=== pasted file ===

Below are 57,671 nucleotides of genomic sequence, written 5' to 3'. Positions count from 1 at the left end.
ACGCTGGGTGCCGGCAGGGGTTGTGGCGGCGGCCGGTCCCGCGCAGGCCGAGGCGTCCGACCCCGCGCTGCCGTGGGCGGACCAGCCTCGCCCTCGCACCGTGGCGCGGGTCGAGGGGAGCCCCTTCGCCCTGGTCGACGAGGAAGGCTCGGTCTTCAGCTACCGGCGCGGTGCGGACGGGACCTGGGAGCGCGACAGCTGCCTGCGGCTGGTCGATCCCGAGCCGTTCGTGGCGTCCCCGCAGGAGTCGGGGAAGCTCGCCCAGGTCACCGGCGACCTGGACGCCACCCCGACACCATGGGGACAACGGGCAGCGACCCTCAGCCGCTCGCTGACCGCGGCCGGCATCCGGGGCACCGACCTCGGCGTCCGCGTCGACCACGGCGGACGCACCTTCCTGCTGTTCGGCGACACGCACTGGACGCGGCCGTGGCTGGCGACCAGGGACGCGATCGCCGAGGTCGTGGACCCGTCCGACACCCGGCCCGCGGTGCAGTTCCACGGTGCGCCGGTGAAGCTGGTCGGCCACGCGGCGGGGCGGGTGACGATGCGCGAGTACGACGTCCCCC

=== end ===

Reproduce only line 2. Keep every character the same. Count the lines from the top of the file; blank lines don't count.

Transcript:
ACGCTGGGTGCCGGCAGGGGTTGTGGCGGCGGCCGGTCCCGCGCAGGCCGAGGCGTCCGACCCCGCGCTGCCGTGGGCGGACCAGCCTCGCCCTCGCACCGTGGCGCGGGTCGAGGGGAGCCCCTTCGCCCTGGTCGACGAGGAAGGCTCGGTCTTCAGCTACCGGCGCGGTGCGGACGGGACCTGGGAGCGCGACAGCTGCCTGCGGCTGGTCGATCCCGAGCCGTTCGTGGCGTCCCCGCAGGAGTCGGGGAAGCTCGCCCAGGTCACCGGCGACCTGGACGCCACCCCGACACCATGGGGACAACGGGCAGCGACCCTCAGCCGCTCGCTGACCGCGGCCGGCATCCGGGGCACCGACCTCGGCGTCCGCGTCGACCACGGCGGACGCACCTTCCTGCTGTTCGGCGACACGCACTGGACGCGGCCGTGGCTGGCGACCAGGGACGCGATCGCCGAGGTCGTGGACCCGTCCGACACCCGGCCCGCGGTGCAGTTCCACGGTGCGCCGGTGAAGCTGGTCGGCCACGCGGCGGGGCGGGTGACGATGCGCGAGTACGACGTCCCCC